(PAMPs). Biomolecules of diverse nature (ranging from lipopolysaccharides to forms of nucleic acids) that are characteristic of pathogenic microorganisms.
A mode of programmed cell death that leads to the elimination of the cell without the release of inflammatory mediators.
- Plasmacytoid dendritic cells
(pDCs). DCs that are specialized in the detection of microbial pathogens and the production of interferon-α (IFNα). pDCs are thought to be particularly important for HIV-1 sensing.
- Monocyte-derived dendritic cells
(MDDCs). DCs that have been derived by inducing their differentiation from primary monocytes in vitro.
- Monocyte-derived macrophages
(MDMs). Macrophages that have been derived by inducing their differentiation from primary monocytes in vitro.
- Reverse-transcription complexes
(RTCs). Complexes of viral nucleic acid, viral proteins (for example, reverse transcriptase) and cellular proteins that mediate viral DNA synthesis. RTCs are derived from viral capsids following virus entry into the cytoplasm during infection.
A mode of programmed cell death that leads to the release of mediators of inflammation and that is often triggered by recognition of pathogenic microorganisms.
- Lymphoid aggregate cultures
Cultures composed of small blocks of lymphoid tissue usually derived from the tonsils or the spleen. This experimental system is used in an attempt to replicate the spatial organization and cytokine milieu of in vivo lymphoid tissue.
- Humanized mice
Mice that congenitally lack T cells, B cells and natural killer cells, and that are transplanted with human haematopoietic stem cells, leading to the reconstitution of a human-derived immune system.
- Nuclear pore complexes
Large protein complexes that form the channels in the nuclear envelope which allow the transport of molecules between the nucleus and the cytoplasm.
Covalently conjugated to polyethylene glycol (PEG). This alters the pharmacokinetic behaviour of a drug, allowing the dosing frequency to be reduced in the case of interferon-α (IFNα).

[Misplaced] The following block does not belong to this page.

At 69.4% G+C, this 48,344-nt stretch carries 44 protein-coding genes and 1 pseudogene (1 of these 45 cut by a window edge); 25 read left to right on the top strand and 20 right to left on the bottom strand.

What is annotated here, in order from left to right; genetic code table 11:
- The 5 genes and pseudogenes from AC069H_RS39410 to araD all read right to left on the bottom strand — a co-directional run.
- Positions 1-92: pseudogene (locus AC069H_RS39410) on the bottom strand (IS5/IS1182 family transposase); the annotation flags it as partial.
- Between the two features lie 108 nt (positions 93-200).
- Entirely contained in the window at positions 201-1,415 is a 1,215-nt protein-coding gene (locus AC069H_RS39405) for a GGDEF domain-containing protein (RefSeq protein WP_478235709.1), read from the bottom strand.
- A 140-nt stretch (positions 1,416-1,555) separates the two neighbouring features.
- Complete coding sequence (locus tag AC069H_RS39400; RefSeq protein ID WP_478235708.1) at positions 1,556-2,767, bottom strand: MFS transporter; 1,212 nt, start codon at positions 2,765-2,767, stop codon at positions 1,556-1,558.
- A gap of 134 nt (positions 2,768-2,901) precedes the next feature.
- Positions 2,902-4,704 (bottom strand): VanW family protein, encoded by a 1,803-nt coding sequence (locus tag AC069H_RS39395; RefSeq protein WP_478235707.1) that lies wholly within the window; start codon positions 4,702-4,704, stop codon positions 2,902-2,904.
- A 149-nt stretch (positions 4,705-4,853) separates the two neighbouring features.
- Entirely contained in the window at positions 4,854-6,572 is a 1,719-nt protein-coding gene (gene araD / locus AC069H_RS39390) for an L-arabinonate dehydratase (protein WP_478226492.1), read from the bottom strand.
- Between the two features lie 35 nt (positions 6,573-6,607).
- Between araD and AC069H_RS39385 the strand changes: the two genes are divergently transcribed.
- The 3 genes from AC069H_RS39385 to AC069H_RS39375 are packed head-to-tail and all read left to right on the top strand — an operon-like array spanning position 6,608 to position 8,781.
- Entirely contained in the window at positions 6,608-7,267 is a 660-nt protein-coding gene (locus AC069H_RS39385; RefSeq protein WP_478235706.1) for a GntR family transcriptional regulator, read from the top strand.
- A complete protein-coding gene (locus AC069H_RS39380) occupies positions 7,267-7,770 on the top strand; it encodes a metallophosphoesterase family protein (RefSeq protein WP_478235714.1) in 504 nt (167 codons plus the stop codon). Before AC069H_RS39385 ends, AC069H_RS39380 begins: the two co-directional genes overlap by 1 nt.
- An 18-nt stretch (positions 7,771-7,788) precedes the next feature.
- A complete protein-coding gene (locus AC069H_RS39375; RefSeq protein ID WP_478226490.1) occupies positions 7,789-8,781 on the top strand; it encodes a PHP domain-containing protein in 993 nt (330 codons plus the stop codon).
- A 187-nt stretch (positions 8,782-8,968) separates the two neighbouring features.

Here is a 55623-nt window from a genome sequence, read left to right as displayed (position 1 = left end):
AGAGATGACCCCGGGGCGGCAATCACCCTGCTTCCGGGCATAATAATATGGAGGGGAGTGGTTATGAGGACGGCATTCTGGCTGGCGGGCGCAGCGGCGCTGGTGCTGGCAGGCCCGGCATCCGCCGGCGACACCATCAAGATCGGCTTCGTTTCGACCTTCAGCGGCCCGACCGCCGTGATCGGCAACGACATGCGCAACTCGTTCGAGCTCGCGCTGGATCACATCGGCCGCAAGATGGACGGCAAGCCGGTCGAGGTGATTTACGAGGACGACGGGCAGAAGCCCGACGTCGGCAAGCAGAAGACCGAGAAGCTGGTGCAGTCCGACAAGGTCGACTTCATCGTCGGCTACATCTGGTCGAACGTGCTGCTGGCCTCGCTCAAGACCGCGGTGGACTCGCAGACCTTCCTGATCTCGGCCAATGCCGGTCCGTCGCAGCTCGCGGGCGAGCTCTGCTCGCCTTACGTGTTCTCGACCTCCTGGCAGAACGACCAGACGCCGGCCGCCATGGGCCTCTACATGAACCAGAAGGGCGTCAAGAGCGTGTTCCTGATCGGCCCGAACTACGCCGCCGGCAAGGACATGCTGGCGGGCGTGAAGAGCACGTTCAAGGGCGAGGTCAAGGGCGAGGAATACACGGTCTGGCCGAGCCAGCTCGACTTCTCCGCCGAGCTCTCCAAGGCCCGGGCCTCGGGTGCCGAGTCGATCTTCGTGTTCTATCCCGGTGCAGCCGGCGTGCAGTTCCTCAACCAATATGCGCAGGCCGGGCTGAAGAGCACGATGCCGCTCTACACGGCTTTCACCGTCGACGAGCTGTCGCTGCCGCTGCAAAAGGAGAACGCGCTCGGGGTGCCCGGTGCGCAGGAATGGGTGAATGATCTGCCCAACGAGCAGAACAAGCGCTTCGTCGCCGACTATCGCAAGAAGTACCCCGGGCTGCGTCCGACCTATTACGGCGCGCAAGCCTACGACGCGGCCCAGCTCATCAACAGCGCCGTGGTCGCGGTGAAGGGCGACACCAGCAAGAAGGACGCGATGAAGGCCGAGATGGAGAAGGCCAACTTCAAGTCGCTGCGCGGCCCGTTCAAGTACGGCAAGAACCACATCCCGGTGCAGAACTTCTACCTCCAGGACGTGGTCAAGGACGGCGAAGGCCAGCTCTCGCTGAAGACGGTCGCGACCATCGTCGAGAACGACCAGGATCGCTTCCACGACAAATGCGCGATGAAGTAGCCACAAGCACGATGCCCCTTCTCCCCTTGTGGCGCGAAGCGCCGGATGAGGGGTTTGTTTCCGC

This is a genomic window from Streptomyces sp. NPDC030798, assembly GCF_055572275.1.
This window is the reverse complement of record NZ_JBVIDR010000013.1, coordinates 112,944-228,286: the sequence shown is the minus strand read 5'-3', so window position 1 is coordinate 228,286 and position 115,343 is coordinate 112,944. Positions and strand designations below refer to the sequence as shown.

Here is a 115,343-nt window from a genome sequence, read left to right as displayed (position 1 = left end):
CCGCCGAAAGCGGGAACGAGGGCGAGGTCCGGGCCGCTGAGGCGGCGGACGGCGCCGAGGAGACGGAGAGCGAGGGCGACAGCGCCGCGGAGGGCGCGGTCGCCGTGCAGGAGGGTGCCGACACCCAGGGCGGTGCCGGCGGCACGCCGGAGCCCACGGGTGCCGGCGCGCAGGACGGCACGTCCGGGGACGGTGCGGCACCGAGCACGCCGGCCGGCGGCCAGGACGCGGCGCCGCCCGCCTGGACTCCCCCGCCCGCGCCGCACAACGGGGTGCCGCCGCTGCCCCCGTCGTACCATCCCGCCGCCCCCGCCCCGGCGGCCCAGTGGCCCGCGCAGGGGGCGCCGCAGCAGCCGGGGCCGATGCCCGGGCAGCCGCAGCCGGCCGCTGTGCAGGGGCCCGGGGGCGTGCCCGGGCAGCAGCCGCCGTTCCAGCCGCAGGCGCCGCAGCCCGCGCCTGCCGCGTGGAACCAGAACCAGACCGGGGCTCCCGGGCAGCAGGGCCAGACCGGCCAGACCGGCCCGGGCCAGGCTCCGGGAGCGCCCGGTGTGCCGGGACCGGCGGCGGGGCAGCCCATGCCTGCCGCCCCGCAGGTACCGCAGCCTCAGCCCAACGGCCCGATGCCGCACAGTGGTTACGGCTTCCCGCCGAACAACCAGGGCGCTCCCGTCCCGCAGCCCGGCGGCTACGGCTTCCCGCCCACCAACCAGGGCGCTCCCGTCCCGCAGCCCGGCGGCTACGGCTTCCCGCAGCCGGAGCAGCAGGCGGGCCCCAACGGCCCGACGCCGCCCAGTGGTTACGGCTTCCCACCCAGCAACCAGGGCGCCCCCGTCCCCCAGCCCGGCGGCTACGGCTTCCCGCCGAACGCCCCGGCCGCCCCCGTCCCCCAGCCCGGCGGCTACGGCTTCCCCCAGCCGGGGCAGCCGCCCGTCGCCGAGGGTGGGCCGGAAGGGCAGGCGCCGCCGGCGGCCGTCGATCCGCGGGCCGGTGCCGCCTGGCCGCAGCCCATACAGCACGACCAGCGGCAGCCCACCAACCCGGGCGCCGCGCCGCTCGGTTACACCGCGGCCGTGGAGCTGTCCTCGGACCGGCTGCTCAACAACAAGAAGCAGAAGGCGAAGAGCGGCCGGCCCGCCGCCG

- Transmitted/founder viruses
(T/F viruses). Viruses that are responsible for the establishment of initial HIV-1 infection and from which the viral population seen in later infection is thought to be derived.
- Highly active antiretroviral therapy
(HAART). A combination of antiretroviral drugs used to suppress HIV replication.
- Kaposi sarcoma
A common tumour associated with advanced HIV-1 infection. The tumour is caused by human herpesvirus 8 (HHV8) and presents as a purplish-brown vascular lesion either on the skin or in internal organs.
- HIV-1 eradication
Clearance of replication-competent HIV-1 from the body of an infected person. Achieving this goal is generally thought to require the inhibition of any ongoing HIV-1 replication during conventional antiretroviral therapy and the elimination of infected cells harbouring latent (or transcriptionally inactive) but replication-competent HIV-1. The term reservoir is generally used to denote the pool of latently infected cells.
- Microbial translocation
The emergence of microorganisms and microbial products into the portal and systemic circulation from the gut, owing to compromise of the host gastrointestinal immune system.
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Doyle, T., Goujon, C. & Malim, M. HIV-1 and interferons: who's interfering with whom?. Nat Rev Microbiol 13, 403–413 (2015). https://doi.org/10.1038/nrmicro3449